Kevin Cheung, M.D.

Funded by Hooters of America, LLC

Metastatic breast cancer is a result of breast cancer cells that spread to and grow in other organs. It is one of the most feared consequences of breast cancer, and the main cause of death from this disease. Yet, we still do not know what causes breast cancer cells to spread and become resistant to cancer treatment. For years, researchers have attempted to learn what makes individual cancer cells within tumors most able to migrate and grow elsewhere. My lab recently found that the cells that are the most successful at metastasizing do so as clusters. Clusters are also more resistant to cancer treatment. In this project, we will evaluate the different ways that tumor cells within these clusters communicate with each other. By studying these signals, how they are transmitted and their consequences, we may uncover the key vulnerabilities needed to disrupt and destroy tumor cell clusters. We will take advantage of a technology we invented that allows us to study ‘mini-tumors’ in a dish. We will also analyze the genetic code of the various cell types in the mini-tumors. We will then cross-reference what we learn with very large studies of breast cancer patients. Through shifting our mindset from the individual to the collective, our ultimate goal is to identify new leads for the development of therapies to treat – or prevent- metastasis so that we can save lives.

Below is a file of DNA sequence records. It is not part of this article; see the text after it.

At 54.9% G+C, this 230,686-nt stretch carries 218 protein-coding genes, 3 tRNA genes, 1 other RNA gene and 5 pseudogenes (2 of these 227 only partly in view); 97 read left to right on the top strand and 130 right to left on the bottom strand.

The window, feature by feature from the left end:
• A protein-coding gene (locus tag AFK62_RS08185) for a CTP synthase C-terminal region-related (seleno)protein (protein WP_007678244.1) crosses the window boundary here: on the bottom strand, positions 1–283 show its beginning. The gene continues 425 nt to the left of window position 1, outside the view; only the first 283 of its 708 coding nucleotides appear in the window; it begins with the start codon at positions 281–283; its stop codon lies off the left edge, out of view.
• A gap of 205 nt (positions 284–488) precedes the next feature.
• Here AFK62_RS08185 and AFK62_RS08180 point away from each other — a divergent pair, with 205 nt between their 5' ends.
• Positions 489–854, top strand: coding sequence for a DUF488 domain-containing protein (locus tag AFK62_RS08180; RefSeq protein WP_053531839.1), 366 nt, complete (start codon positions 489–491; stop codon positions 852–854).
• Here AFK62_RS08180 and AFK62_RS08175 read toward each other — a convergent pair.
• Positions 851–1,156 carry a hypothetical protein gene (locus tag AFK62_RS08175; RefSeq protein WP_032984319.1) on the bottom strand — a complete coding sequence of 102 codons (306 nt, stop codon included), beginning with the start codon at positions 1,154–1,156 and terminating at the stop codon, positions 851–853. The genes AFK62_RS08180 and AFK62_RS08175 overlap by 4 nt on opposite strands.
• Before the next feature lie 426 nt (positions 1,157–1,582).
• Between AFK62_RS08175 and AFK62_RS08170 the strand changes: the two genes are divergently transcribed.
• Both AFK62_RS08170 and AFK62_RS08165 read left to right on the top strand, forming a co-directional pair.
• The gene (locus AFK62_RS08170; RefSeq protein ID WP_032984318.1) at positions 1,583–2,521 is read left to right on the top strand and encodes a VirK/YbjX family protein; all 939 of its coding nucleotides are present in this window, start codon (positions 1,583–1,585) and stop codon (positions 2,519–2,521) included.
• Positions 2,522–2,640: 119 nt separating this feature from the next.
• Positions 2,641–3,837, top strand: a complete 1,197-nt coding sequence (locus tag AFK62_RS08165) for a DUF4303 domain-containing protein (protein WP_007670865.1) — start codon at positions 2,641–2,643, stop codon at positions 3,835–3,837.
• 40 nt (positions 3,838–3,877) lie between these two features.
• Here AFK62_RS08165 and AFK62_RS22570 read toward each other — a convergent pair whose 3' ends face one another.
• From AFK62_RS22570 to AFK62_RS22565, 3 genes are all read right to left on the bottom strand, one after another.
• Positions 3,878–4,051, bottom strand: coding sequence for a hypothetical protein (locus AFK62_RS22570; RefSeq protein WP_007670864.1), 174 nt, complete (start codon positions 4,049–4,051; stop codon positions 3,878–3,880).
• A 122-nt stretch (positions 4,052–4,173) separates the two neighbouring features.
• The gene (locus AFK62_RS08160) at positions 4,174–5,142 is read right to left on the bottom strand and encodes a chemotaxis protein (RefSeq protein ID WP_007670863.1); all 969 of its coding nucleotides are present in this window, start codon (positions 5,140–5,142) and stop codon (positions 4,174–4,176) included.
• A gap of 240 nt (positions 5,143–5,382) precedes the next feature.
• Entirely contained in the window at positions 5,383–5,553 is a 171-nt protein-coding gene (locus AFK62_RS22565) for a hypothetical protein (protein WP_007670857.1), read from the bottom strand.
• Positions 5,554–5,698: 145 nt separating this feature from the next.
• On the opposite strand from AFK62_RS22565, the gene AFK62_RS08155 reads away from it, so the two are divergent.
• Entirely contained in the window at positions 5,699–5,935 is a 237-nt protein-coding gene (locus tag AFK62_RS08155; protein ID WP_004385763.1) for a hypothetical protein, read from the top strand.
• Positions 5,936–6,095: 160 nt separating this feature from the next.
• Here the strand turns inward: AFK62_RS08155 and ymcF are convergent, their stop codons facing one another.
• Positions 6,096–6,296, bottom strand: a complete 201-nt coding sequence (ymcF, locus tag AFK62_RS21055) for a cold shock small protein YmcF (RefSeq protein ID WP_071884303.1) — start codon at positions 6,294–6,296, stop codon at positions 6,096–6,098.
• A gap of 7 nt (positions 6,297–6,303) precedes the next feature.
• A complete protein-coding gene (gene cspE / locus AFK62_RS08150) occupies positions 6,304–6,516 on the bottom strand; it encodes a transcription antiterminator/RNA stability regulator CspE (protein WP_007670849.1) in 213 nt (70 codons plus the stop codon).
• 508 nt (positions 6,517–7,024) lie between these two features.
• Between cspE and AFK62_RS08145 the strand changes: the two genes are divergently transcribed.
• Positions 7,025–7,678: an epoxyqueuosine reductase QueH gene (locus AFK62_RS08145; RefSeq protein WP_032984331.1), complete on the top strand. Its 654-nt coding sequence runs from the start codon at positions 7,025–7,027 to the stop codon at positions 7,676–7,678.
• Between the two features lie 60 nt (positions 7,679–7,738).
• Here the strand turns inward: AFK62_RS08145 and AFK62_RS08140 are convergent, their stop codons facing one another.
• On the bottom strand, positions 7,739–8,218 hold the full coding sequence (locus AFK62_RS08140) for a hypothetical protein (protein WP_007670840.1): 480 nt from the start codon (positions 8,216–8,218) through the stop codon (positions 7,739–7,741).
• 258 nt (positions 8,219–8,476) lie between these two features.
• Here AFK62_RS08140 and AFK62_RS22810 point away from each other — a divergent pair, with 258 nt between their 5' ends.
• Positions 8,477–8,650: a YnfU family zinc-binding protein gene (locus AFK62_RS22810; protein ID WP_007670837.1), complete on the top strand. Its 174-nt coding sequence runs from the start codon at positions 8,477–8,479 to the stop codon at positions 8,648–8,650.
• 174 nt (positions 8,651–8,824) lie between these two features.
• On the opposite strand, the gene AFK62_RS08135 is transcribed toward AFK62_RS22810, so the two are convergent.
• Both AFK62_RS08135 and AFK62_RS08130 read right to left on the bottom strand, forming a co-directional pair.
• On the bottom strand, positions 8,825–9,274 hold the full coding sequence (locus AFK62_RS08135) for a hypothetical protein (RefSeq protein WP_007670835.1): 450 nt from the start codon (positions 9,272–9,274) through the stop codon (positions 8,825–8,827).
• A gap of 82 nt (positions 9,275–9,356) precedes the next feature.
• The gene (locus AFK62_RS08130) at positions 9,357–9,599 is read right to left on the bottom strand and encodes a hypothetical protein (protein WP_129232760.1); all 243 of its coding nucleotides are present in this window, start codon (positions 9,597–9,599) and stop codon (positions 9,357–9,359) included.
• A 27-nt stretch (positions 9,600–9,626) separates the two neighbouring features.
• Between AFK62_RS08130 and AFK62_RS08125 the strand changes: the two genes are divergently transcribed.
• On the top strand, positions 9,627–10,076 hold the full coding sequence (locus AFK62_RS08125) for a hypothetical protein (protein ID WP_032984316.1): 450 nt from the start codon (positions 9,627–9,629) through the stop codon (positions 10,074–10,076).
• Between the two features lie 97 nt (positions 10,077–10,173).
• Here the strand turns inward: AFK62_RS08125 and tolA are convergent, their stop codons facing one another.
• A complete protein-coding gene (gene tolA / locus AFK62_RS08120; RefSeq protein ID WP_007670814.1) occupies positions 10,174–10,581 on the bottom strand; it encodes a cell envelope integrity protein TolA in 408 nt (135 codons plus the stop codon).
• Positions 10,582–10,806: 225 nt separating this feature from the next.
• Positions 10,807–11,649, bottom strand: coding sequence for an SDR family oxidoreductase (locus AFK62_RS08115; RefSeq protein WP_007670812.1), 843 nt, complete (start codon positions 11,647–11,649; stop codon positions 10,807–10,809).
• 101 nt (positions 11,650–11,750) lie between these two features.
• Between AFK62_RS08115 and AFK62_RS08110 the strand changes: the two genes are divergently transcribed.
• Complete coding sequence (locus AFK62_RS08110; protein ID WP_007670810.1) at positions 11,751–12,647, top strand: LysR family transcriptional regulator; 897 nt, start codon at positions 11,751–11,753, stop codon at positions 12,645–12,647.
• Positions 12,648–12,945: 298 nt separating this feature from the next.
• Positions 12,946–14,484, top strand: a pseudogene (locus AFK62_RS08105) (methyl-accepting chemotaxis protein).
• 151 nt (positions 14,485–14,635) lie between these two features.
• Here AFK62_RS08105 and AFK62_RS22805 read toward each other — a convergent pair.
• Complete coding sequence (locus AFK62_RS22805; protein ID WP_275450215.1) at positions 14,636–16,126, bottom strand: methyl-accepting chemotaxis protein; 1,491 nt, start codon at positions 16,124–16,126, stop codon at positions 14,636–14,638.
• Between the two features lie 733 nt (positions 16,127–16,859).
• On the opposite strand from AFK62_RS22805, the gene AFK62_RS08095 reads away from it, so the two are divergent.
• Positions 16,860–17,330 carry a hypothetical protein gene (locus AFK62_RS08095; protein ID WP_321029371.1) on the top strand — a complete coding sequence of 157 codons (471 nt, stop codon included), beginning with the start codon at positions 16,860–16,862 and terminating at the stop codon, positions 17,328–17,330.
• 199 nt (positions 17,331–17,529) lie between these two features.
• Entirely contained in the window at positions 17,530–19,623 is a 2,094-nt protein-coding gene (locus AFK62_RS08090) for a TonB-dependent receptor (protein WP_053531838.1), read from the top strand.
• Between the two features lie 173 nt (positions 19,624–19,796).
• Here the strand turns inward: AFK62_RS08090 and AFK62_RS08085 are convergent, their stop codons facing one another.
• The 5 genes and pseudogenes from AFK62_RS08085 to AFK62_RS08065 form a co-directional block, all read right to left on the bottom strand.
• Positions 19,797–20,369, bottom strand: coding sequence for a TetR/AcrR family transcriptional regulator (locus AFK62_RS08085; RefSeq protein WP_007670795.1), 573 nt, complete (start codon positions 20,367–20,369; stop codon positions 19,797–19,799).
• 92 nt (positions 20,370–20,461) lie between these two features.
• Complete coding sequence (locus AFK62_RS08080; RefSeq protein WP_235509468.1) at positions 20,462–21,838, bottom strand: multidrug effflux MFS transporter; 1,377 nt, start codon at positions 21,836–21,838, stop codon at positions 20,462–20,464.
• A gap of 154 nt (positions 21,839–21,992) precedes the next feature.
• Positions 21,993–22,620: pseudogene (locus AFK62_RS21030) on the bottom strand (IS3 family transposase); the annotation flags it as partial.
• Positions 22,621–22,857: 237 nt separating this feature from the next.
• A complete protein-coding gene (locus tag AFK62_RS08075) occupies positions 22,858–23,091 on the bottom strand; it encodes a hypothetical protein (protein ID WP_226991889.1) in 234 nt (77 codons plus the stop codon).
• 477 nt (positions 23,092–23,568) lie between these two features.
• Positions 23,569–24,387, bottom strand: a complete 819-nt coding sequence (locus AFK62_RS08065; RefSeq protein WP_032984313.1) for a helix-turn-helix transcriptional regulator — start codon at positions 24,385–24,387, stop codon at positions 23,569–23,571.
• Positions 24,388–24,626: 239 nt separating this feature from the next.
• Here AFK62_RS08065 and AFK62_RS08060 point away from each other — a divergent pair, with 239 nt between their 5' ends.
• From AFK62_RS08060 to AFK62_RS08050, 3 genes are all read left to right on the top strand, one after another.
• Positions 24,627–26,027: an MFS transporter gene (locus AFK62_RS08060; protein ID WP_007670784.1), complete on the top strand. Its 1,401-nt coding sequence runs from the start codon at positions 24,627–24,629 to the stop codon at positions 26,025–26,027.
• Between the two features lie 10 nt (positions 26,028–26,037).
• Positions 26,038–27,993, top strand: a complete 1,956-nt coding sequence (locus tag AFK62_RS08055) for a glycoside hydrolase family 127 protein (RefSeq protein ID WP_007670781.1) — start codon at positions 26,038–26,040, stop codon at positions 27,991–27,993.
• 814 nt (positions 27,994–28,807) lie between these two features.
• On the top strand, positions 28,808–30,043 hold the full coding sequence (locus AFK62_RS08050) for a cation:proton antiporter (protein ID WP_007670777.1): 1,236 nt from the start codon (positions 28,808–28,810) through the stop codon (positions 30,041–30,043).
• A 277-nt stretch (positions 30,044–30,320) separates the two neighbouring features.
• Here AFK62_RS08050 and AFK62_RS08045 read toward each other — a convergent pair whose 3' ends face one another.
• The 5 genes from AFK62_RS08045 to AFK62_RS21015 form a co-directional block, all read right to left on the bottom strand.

Location: Fred Hutchinson Cancer Research Center - Washington
Proposal: Cell-cluster induced signaling pathways in breast cancer metastasis
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